Others have noted that some creators have a capacity to strike back when criticised. The underrated Eduard Hanslick (1825-1904), for example, is now best known through caricature as Beckmesser in Wagner's Die Meistersinger. Martin Amis noted that writing is the only art in which practitioner and critic share the same medium.

There has been surprisingly little writing about self-regulation, ie the extent to which abuses are restricted by condemnation on the part of peers rather than by lawsuits.

Churton Collins' scathing review of a characteristically inept work by Edmund Gosse for example appears to have generated support for Gosse and condemnation of Collins. Housman's condemnation of Benjamin Jowett's Plato as "the best translation of a Greek philosopher which has ever been executed by a person who understood neither philosophy nor Greek" in contrast seems to have been embraced by the literati.

Colin McGinn's 2007 review of On Consciousness by fellow academic Ted Honderich complained that -

This book runs the full gamut from the mediocre to the ludicrous to the merely bad. It is painful to read, poorly thought out, and uninformed. It is also radically inconsistent. ... His instincts, at least, are not always wrong. It is a pity that his own efforts here are so shoddy, inept, and disastrous.

Elsewhere being savaged by a particular reviewer could become a sign of quality and even increase the price of the criticised work, for example certifying that it was avant garde or merely worth a blast from the olympian heights of the New York Herald Tribune or Le Figaro.

Much criticism seems merely curious, like Auden's infatuation for Tolkien's novels (mocked by Edmund Wilson in 'Oo, Those Awful Orcs!', The Nation 1956), Henry James's characterisation of early Proust as "inconceivable boredom associated with the most extreme ecstasy which it is possible to imagine" or Aldous Huxley's description of Proust as a hermaphrodite toadlike creature "spooning his own tepid juice over his face and body". Blackwood's dismissed Keats' Endymion by sniffing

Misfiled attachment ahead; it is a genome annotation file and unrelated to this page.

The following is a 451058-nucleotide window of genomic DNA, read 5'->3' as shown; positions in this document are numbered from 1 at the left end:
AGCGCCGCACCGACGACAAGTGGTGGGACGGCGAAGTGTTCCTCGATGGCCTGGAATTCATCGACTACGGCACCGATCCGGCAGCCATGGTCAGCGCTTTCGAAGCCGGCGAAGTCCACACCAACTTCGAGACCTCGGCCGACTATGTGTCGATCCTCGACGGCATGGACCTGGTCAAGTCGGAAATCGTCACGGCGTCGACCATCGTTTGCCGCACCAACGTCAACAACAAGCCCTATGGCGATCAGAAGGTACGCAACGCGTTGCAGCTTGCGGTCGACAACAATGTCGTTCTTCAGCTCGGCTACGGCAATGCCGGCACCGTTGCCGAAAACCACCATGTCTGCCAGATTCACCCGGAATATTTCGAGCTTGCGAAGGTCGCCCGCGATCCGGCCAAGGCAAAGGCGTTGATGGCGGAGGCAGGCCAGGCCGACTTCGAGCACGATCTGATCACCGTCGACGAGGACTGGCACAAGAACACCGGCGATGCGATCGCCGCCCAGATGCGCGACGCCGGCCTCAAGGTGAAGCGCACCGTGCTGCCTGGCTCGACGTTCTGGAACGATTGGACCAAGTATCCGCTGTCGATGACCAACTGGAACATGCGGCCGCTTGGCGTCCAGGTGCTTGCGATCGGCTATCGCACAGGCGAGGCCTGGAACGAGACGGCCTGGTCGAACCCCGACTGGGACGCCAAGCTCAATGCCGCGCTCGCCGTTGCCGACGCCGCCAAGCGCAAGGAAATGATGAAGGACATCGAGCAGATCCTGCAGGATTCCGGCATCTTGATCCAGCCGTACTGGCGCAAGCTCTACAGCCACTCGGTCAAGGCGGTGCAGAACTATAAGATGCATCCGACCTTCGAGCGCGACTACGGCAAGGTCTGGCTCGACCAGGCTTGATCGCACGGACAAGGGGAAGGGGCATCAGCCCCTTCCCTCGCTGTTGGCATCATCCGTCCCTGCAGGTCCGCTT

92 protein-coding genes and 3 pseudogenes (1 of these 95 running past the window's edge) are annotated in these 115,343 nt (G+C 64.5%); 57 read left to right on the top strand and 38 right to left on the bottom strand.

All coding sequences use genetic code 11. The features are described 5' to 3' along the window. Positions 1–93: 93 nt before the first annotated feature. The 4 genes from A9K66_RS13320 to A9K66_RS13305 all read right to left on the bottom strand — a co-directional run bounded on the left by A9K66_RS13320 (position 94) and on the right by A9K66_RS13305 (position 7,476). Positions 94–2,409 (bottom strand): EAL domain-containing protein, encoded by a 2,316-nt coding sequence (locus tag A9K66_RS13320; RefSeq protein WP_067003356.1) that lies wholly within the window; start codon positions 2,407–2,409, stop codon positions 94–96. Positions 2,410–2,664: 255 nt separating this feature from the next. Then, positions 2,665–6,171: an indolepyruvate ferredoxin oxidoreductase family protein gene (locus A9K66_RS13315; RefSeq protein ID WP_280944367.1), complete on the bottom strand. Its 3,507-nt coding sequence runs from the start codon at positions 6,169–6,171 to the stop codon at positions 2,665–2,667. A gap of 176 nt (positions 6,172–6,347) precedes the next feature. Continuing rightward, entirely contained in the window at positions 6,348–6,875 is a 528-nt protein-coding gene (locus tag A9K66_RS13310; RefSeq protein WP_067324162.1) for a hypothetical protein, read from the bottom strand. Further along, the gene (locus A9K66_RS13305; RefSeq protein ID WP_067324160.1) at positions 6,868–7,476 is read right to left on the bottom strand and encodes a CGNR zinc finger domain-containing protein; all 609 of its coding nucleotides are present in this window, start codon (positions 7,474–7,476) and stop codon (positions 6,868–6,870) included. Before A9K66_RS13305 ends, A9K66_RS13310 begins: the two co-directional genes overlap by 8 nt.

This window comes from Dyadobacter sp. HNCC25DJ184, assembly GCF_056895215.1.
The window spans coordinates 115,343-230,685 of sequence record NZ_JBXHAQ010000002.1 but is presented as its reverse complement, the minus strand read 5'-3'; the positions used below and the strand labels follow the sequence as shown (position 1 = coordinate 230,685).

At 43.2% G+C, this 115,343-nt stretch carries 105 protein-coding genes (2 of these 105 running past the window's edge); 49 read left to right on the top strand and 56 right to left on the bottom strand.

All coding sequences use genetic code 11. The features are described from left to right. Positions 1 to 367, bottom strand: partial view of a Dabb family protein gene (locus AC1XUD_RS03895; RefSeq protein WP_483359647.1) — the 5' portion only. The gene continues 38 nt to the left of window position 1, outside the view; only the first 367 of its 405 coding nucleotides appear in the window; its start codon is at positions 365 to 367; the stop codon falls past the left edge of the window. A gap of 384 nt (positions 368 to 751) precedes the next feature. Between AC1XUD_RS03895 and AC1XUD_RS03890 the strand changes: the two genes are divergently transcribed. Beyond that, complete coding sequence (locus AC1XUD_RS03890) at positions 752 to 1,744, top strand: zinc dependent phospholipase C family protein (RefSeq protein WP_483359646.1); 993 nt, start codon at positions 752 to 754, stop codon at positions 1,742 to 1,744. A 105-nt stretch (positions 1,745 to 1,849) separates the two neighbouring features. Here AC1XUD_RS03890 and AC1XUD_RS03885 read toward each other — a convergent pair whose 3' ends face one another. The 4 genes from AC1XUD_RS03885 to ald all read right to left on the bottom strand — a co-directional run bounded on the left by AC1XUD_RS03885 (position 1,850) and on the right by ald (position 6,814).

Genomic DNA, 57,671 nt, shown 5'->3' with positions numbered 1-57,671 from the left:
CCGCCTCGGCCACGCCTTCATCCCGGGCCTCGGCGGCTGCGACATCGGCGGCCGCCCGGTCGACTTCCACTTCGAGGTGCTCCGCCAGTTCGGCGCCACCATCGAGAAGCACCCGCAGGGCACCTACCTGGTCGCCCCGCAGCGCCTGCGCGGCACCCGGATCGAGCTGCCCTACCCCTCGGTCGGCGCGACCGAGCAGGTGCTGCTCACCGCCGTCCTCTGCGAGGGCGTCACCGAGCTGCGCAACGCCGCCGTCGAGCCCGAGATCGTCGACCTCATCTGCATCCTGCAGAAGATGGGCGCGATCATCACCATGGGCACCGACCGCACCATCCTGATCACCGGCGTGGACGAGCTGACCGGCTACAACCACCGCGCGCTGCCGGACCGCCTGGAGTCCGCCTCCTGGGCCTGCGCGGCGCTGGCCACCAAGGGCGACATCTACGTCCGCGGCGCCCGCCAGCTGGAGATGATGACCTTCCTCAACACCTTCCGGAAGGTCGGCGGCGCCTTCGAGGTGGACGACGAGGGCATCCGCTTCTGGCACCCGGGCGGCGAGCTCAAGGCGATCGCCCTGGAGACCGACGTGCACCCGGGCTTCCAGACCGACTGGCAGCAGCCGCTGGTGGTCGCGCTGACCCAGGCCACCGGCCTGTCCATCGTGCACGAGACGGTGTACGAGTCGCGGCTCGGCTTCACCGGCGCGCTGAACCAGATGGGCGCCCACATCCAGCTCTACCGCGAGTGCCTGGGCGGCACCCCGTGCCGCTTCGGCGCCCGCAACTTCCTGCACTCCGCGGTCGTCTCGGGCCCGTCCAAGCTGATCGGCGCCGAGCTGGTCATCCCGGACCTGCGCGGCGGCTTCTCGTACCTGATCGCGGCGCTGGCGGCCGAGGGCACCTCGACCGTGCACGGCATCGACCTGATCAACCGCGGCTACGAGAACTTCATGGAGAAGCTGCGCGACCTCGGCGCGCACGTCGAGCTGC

We venture to make our small prophecy that his bookseller will not a second time venture 50 pounds on anything he can write. It is a better and wiser thing to be a starved apothecary than a starved poet. So back to the shop, Mr. John.

with Matthew Arnold snottily complaining that in Keats there is "something underbred and ignoble, as of a youth ill brought up".

Courts in Australia and elsewhere have embraced notions of 'fair comment' in the public interest, with an emphasis on opinion as distinct from misrepresentation of fact. That opinion may be wrongheaded or inept but if it is honestly held and serves the community it is defensible. Would most people read reviews that were so cautious as to provide little assessment of the subject's value?

In 2007 for example a UK appeal court found that an Evening Standard review by Veronica Lee of Keith Burstein's opera Manifest Destiny, which featured the implication that the work made suicide bombers appear heroic, was fair comment on a matter of public interest.

In the original court decision the publisher was ordered to pay Burstein £8,000. The appeal judge concluded that the review was fair comment, with Burstein being ordered to repay the £8,000 and pay the Standard's costs, estimated at £67,000. Burstein announced that he would appeal to the European Court of Human Rights after failing to win permission for his case to be heard by the House of Lords. In 2008 he was declared bankrupt after failing to pay the newspaper and failing to convince the chief registrar that payment should be delayed until after any hearing by the European Court.

section heading icon     incidents

Some idea of the perils of criticism is provided by the experience of arts and food critic Leo Schofield. He was sued by an Australian restaurant in 1984 after a tough restaurant review in the Sydney Morning Herald featured the comment that he had been served a lobster that resembled "albino walrus". The publisher paid out $100,000.